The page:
60 Minutes Gets No-Fly List

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CBS News Magazine 60 Minutes recently obtained a copy of the nation's No Fly List, a list of names of suspected terrorists given to airlines so that these people can be kept off your airplane. To protect national security, 60 Minutes will not be releasing the list itself, but it is releasing a few details. They found that the list is "incomplete, inaccurate, outdated, and a source of aggravation for thousand of innocent Americans."

For openers, the list is enormous. It's more than 540 pages long. Although before 9/11, the list of suspected terrorists banned from air travel was just 16 names, today's list has 44,000. Another 75,000 people are on an additional list of people the government thinks should be pulled aside for additional security screening.

The list also isn't terribly accurate. For example, it lists the names of 14 of the 9/11 hijackers, who have been dead for 5 years. (I guess it would be pretty scary to fly with them now.) And those aren't the only dead people on the list.

The list also includes Saddam Hussein, who will no doubt be disappointed that when his trial is over, he won't be able to go to Disneyland. It contains Zacarias Moussaoui, currently serving a life sentence in prison. (That'll come in handy if he ever escapes and decides to use his real name to leave the country.)

It contains dangerous public figures, like Nabih Berri, the head of the Lebanese parliament, who recently met with Condoleezza Rice, and the president of Bolivia. (Even Hugo Chavez was apparently able to catch a flight to NY for his U.N. speech, but presumably the Bolivian president may have been forced to drive up from Mexico to attend.)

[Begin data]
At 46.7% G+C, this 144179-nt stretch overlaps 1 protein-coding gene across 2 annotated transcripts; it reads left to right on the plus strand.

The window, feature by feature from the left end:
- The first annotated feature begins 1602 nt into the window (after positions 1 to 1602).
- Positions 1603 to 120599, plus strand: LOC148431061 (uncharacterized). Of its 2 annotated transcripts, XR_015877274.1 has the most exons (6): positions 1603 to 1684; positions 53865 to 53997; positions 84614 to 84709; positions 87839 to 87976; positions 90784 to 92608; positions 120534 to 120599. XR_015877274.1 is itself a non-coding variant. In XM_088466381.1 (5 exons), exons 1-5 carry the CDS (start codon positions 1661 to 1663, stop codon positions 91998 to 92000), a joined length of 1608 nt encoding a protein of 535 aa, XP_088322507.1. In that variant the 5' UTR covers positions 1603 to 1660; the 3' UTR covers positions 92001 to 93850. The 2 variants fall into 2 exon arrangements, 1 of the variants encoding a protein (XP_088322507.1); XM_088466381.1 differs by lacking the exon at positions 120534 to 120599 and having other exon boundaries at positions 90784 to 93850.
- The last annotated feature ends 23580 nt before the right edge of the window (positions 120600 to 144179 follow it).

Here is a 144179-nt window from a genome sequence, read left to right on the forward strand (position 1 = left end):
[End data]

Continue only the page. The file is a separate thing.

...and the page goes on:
As thousands of unlucky travellers have found, there are also a few people on the list with fairly common names, like Gary Smith, John Williams, or Robert Johnson. People who share these names are routinely pulled aside for intensive questioning, special searches, even the occasional strip search. And they have no recourse; there's no way for the government to (for example) issue them a card saying that they are not THAT Robert Johnson. To make things worse, the airlines only get names and, sometimes, birth dates. The dangerous Robert Johnson is a 62-year-old black man, but since that information isn't on the list, Robert Johnsons of any ethnic group or age still get the extra-thorough couple of hours of grilling, each and every time they fly--even the Robert Johnson who is a member of the U.S. military. And the government's attitude can be summed up as, basically, "sucks to be them, huh?"

Although a more advanced system that would include more details about the people on the list, helping to prevent confusion of this kind, has been in the works for years, it hasn't been finished yet. In fact, almost no progress whatsoever has been made towards getting it up and running.

Even worse, some of the some of most dangerous terrorists never even end up on the No-Fly List, because the intelligence agencies that supply the names are afraid that the lists might end up in foreign hands and tip the terrorists off. Some other fairly obvious names aren't on the list, such as the people now under arrest for the British "liquid explosives" plot. They had been under surveillance for over a year, but they still weren't on the No-Fly List. That makes me feel safer.

This past week Congress passed, and the president signed, legislation ordering the Department of Homeland Security to come up with a plan to make it easier for people who have the same name as someone on the No Fly List to get on a plane. Of course, this action will be coming from the same people who put together the No Fly List with all its imperfections in the first place, so we'll see what we actually get. I'm sure the Robert Johnsons of the world can't wait.

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